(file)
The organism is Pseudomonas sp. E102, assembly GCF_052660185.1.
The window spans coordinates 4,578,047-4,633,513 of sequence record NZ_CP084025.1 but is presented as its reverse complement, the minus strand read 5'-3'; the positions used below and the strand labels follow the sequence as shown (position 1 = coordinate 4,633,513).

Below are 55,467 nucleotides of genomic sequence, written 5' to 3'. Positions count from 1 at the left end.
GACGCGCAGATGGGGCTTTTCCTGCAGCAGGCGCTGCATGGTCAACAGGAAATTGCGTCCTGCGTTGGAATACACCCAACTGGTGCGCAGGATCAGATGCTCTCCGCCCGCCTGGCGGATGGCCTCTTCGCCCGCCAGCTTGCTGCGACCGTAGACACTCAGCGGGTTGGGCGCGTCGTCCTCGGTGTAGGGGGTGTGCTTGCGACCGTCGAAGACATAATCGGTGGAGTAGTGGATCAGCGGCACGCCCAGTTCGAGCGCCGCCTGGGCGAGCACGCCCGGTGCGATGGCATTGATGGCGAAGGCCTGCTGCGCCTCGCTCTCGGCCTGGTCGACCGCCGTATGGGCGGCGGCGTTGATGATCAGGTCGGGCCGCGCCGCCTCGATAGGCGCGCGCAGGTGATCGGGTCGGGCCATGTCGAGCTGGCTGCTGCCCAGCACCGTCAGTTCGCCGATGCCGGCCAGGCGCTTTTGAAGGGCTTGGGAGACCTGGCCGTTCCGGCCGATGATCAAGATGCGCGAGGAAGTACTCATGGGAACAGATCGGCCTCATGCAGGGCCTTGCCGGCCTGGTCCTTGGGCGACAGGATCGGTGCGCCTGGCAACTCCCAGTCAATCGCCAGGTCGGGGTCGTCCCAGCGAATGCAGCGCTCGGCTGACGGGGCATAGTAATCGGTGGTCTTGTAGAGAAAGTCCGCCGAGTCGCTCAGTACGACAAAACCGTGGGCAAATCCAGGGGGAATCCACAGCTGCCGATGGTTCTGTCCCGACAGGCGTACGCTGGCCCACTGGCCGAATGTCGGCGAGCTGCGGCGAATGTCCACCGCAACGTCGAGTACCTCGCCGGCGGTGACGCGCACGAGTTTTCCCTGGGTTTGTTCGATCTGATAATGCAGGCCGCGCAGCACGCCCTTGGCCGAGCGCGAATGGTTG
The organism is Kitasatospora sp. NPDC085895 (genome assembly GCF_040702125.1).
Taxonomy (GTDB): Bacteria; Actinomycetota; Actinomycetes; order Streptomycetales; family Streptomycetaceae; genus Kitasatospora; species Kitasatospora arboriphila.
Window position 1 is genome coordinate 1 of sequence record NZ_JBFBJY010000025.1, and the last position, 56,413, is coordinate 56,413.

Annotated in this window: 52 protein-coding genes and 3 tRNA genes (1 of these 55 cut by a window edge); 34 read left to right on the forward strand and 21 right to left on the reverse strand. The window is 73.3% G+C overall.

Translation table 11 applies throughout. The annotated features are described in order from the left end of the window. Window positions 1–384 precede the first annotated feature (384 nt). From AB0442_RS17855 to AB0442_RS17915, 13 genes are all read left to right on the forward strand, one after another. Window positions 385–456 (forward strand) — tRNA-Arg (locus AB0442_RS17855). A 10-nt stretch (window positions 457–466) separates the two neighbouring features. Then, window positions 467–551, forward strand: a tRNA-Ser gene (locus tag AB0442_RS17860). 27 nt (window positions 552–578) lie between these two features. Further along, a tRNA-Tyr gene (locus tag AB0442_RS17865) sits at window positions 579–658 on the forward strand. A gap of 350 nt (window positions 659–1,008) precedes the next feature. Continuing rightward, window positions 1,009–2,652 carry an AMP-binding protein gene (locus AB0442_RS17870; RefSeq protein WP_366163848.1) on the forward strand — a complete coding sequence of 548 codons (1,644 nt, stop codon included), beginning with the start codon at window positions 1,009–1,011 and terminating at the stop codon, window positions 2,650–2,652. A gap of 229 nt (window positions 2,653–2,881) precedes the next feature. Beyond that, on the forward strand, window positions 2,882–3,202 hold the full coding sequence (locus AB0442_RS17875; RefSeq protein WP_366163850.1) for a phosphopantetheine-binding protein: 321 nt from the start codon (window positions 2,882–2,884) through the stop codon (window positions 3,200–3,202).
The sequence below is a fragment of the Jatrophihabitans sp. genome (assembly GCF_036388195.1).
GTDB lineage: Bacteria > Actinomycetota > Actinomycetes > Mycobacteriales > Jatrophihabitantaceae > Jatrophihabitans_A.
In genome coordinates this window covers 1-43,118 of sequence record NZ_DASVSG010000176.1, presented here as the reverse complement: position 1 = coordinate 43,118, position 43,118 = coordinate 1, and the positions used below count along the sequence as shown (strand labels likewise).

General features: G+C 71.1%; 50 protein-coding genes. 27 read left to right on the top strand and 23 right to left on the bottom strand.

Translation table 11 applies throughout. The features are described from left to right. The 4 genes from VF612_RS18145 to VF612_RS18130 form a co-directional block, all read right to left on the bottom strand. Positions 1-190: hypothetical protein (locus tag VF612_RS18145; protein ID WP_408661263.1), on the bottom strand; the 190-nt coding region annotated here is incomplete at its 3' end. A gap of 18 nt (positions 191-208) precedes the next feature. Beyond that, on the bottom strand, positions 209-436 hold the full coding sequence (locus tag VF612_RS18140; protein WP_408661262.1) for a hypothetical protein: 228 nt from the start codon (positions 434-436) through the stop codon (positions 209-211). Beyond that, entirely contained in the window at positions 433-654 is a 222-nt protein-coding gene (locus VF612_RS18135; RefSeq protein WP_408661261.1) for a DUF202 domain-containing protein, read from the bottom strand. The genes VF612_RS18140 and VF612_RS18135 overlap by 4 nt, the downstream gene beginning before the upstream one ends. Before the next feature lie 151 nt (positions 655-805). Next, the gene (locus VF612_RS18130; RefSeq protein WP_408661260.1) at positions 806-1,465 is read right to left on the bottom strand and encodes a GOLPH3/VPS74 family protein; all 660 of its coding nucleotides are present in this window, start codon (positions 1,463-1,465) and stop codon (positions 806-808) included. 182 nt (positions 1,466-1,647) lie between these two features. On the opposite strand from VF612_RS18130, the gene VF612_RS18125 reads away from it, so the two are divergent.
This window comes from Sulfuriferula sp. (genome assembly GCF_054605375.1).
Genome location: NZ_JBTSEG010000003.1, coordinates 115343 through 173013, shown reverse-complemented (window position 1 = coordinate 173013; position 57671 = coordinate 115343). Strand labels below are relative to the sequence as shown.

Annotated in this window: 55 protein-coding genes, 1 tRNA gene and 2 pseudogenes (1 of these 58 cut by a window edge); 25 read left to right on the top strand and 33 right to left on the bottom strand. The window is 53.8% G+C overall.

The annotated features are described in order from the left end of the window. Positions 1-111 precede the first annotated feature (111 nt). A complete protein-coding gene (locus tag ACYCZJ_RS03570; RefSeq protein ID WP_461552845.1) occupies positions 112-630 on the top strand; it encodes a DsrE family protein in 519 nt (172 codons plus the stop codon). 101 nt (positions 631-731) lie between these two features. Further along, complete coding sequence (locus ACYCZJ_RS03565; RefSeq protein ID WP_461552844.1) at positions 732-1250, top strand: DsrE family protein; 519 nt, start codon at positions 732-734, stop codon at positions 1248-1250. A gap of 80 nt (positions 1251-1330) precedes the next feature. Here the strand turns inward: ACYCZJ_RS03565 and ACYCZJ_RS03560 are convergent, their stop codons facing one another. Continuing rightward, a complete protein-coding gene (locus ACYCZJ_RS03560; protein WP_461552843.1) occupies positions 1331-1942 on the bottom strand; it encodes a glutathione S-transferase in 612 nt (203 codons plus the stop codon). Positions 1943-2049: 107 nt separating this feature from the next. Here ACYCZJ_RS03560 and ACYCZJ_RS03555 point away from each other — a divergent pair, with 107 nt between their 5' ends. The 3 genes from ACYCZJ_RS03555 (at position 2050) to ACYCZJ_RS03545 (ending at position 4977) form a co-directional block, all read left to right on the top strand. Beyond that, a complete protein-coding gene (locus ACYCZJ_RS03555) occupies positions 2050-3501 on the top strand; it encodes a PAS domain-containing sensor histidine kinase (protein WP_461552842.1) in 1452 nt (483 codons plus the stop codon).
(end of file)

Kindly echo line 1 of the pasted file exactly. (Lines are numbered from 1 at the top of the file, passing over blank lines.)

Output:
The organism is Pseudomonas sp. E102, assembly GCF_052660185.1.